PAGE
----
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Lifestyle

Spanish nightclub industry draws up code to allow safe partying

FILE PHOTO: Dancers perform over the crowd during a water party inside Paradis disco in San Antonio in the Spanish Balearic island of Ibiza early June 2, 2012. The island of Ibiza is one the top locations chosen by British citizens to spend their holidays. REUTERS/Enrique Calvo

MADRID (Reuters) - Dancing with masks on, sipping drinks with straws and keeping to marked off areas of the dance floor are among post-lockdown safety proposals aimed at helping Spain’s nightclubs reopen their doors in time for the summer season.

Clubs have been shut since the government imposed one of the most stringent coronavirus restrictions in Europe in March, which devastated the tourism sector that accounts for more than 12% of Spanish GDP.

With the lockdown now easing, the National Federation of Leisure and Entertainment Businesses (FNEOE), an industry group, and the Institute for Quality Tourism, a lobby group, have drawn up safety guidelines as they wait for the green light for clubs to open.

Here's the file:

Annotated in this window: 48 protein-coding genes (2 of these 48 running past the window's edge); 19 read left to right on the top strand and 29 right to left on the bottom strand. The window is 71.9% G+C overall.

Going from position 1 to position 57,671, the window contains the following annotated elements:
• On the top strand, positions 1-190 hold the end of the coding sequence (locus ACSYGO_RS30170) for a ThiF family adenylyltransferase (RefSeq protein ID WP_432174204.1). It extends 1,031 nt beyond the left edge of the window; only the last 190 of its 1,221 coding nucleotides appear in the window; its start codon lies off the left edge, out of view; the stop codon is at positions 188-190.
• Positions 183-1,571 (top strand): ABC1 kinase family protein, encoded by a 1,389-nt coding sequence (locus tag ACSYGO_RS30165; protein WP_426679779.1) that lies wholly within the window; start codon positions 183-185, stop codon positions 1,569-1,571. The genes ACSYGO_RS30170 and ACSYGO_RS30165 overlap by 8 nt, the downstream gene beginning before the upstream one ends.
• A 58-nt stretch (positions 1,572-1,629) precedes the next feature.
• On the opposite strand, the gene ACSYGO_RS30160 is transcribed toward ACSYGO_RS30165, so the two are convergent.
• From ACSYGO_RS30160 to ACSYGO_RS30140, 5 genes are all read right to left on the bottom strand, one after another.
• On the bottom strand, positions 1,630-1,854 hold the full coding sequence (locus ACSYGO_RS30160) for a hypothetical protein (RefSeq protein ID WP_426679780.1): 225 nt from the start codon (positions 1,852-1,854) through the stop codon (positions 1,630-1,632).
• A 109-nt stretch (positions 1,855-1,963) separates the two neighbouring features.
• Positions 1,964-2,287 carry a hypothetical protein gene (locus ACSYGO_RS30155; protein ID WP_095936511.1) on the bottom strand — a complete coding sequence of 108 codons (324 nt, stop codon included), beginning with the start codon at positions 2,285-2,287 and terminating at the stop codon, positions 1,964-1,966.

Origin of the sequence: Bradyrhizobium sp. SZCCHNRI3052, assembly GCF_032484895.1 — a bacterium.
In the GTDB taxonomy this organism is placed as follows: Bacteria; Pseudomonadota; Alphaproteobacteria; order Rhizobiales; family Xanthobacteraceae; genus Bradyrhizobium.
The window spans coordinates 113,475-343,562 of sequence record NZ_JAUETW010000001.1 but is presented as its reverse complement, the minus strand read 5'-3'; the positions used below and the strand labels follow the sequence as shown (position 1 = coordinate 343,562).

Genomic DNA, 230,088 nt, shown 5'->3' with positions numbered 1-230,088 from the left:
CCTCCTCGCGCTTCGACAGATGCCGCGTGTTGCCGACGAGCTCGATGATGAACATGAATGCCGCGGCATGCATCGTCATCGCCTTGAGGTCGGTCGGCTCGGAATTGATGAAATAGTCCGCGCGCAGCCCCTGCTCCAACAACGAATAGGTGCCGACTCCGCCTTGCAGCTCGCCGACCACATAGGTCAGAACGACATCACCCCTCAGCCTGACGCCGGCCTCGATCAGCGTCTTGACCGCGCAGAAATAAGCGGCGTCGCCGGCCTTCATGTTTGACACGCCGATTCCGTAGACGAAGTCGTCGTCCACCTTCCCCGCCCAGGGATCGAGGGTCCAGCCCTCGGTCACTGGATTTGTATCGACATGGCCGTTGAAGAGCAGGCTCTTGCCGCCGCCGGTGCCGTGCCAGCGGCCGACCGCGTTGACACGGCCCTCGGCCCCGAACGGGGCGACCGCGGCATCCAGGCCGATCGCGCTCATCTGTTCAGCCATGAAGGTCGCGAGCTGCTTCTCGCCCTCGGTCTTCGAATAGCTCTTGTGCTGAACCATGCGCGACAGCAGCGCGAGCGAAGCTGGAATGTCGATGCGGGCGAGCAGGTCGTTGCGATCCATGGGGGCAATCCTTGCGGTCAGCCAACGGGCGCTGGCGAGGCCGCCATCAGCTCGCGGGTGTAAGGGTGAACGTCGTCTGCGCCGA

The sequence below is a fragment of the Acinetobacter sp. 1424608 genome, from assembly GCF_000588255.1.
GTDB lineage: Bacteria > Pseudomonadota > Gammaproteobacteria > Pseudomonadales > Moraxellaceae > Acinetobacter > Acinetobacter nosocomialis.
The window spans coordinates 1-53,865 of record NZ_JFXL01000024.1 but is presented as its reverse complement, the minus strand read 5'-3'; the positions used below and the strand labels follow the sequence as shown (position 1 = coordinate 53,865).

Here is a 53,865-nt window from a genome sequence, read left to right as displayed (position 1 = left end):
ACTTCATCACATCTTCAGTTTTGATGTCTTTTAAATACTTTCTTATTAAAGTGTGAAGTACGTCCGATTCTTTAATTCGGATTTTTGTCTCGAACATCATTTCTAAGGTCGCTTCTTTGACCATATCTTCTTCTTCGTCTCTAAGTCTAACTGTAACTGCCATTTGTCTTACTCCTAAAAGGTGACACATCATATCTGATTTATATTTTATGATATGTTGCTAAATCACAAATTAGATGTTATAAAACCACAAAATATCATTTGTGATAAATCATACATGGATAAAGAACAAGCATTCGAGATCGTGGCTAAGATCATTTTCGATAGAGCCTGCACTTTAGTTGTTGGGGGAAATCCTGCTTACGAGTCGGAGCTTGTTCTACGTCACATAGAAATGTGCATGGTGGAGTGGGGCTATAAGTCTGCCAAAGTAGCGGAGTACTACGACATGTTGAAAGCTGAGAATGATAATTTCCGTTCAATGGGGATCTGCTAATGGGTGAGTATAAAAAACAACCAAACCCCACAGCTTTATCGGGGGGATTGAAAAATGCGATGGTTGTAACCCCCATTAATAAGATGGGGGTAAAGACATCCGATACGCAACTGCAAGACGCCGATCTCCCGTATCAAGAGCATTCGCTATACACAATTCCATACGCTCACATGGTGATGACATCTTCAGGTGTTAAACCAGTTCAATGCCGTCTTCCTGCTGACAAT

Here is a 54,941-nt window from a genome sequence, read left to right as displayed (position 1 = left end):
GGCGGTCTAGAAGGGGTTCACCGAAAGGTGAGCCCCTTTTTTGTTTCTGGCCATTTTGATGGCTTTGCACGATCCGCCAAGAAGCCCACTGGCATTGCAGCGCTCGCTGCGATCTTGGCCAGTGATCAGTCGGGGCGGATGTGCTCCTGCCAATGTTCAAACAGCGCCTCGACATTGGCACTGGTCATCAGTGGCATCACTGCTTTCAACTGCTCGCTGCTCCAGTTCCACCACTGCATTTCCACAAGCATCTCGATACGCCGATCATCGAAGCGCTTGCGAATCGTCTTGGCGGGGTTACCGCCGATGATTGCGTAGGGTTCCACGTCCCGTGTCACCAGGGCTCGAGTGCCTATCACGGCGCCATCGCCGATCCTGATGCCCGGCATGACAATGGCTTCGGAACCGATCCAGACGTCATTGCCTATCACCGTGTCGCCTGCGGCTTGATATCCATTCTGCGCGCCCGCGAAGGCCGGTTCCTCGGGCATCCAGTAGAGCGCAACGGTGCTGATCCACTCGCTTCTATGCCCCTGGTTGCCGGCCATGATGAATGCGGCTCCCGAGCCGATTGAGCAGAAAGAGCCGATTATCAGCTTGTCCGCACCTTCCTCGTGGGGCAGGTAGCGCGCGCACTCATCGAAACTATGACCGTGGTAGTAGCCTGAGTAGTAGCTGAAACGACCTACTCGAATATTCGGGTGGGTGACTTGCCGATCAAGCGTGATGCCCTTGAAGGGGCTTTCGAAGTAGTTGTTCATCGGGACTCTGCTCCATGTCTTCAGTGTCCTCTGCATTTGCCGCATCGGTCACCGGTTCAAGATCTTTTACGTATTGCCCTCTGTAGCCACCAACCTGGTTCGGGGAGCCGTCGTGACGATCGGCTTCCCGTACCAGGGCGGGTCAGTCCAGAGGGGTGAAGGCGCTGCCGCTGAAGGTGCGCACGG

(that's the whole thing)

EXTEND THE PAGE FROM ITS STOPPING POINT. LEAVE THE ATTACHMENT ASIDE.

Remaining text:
The plan recommends masks should be compulsory on the dance floor and clubbers would have to wash their hands as they enter and leave discos. Dance floors would be clearly marked off from other parts of clubs so customers did not mix and drinks would only be served with disposable straws.

The nightlife sector, including “super clubs” on the island of Ibiza such as Pacha, Amnesia, and Eden that are popular with tourists, produces annual revenue of some 20 billion euros ($22 billion), according to the FNEOE.

Getting it restarted will depend on the approval of the government, which has so far only allowed bars to open outdoor terraces, and with limited capacity. There is no word yet on when nightclubs will be allowed to open.

“These guidelines were drawn up by doctors to try to ensure that people can enjoy an essential part of the Spanish life in a safe way,” said FNEOE spokesman Vicente Pizcueta, adding that he hoped things will return to normal in July.

Reporting by Graham Keeley; Editing by Frances Kerry and Angus MacSwan

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